I can't understand what ūnō means in this sentence, or what grammatical role it provides:

uxor quae bona est ūnō uirō est contenta.

The sentence is from page 70 of A Latin Grammar by James Morwood, Oxford University Press, 1999. The specific chapter deals with relative clauses.

I believe that uirō est contenta (a/the man is content) is the main clause and that uxor quae bona est (a/the wife that is good) is a subordinate clause. But that's as far as I can get.

Given these two clauses, I can't come up with an English translation that makes any sense. It seems to me that ūnō must mean more than simply "one" here. Is ūnō being used as a relative pronoun?


2 Answers 2


The adjective contentus (satisfied, content) can be modified with ablative. For example, viro contentus means "satisfied with a/the man". In your case the attribute has two words: unus vir (uno viro in ablative).

Therefore I would translate like this:

Uxor, quae bona est, uno viro est contenta.
A wife, who is good, is satisfied with one man.

I added commas to make the relative clause clearer in both languages. If you drop the relative clause altogether, you can see more clearly how contenta works together with uxor and the ablative attribute.

Let me also comment on your attempted translation.

  • If you want to say "a man is satisfied", you should write vir est contentus. Notice that vir is the subject and therefore in nominative, and contentus follows the gender of vir. Therefore translating viro est content as "man is satisfied" fails for two reasons.
  • The relative pronoun is quae and the relative clause is quae bona est. A relative clause can well be inside the main clause. The main clause is Uxor uno viro est contenta.
  • The numeral uno can be thought of as an adjective attribute of of viro. It just emphasizes that a wife should be satisfied with one man.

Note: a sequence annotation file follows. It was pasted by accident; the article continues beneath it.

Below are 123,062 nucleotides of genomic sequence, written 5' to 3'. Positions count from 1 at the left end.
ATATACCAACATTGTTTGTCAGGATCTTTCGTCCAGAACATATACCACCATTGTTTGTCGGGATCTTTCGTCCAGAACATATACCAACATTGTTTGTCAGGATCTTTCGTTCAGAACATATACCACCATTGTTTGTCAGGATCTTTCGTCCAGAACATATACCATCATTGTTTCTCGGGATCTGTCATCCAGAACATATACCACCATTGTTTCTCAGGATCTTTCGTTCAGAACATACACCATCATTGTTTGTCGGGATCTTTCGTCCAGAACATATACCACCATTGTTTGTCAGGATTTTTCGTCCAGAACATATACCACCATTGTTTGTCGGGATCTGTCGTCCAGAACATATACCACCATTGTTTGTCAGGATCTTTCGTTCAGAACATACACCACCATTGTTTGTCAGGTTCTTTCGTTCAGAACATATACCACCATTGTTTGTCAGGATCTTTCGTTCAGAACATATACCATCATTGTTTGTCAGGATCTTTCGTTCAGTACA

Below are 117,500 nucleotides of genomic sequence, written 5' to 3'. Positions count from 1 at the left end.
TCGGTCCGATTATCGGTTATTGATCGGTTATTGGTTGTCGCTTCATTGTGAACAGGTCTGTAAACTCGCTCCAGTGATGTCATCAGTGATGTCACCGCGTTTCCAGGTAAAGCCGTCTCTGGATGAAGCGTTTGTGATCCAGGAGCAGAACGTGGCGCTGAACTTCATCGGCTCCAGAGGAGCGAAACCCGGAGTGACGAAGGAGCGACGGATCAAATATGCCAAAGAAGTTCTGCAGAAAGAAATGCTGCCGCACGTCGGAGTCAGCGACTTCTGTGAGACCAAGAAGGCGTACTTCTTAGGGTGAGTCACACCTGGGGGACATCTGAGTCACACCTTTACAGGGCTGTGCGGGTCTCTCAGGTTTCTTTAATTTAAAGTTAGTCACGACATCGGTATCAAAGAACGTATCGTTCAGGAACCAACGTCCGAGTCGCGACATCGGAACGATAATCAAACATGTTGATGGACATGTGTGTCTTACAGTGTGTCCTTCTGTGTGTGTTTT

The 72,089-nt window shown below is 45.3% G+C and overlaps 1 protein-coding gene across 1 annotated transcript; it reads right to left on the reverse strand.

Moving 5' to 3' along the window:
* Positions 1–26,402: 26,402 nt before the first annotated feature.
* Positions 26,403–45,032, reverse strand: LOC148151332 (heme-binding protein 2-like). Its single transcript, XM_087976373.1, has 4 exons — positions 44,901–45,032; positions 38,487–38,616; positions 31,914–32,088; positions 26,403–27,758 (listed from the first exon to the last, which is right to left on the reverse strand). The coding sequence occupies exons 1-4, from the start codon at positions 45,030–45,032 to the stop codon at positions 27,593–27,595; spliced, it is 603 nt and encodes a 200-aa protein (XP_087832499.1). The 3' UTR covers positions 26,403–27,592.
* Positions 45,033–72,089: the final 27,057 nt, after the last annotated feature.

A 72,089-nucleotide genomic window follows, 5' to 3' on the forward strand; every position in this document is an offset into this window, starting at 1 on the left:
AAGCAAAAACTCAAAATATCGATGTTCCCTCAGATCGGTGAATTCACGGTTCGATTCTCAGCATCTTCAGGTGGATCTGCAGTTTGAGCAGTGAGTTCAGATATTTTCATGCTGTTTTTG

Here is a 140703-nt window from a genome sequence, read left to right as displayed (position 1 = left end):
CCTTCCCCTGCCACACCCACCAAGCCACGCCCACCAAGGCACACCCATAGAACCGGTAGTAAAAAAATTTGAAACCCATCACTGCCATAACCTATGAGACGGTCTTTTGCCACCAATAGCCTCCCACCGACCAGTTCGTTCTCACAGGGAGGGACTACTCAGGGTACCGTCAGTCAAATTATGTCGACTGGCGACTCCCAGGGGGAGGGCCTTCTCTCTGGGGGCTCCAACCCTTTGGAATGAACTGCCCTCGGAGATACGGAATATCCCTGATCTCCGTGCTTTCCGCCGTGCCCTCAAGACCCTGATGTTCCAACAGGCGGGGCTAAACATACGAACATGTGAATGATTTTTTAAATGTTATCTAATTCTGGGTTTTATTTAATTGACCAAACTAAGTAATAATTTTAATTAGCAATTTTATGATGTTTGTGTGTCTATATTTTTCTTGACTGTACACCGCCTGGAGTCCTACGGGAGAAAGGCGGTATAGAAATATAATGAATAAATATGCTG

Added note: One could read the sentence as Uxor, quae bona est uno viro, est contenta ("A wife, who is good to one man, is content"). This feels unlikely to me, but it is grammatically a valid interpretation.

  • This answer is correct, apart from the fact that in ENGLISH we do not use commas around restrictive relative clauses. It should read "A wife who is good..." In German, and I suspect in Finnish, it works differently.
    – fdb
    Commented May 7, 2016 at 18:44
  • @fdb, I know. I added the commas for clarity to emphasize the limits of the relative clause and make it easier to compare the structures in the two languages.
    – Joonas Ilmavirta
    Commented May 7, 2016 at 18:58

I suspect one of the things that's throwing you off is the word order: it would have been much easier if the sentence had been

uxor quae bona est contenta est ūnō uirō.

However, that order feels sort of strange. The thing to remember is that Latin word order is very flexible (though not infinitely flexible), and often words that appear right next to each other don't go together grammatically. This is one of the things that can make Latin very difficult, so even in short sentences it's a good idea to keep track of the endings of all the words. As @JoonasIlmavirta says, "the man is content" would be something like vir est contentus. But virō tells you that "the man" is singular, masculine, and in the dative or ablative case, and contenta tells you that "content" is singular, feminine, and in the nominative case (alternatively it could be plural, neuter, and in the nominative or accusative case, but there's nothing neuter in the sentence for it to go with). Even if you could put "the man" and "content" together in English, in Latin the endings show they can't go together, so that's ruled out.

  • I agree the sentence might have been easier to parse with the word order you propose, but it does feel less natural to me. It also occurs to me now that one could read the original as Uxor, quae bona est uno viro, est contenta "A wife, who is good to one man, is content". The word order restricts what can be included in the subordinate clause.
    – Joonas Ilmavirta
    Commented May 7, 2016 at 14:51
  • Oh, yes, the order I suggested is very unnatural and un-Latin. I'll add that to my answer. Commented May 7, 2016 at 14:52

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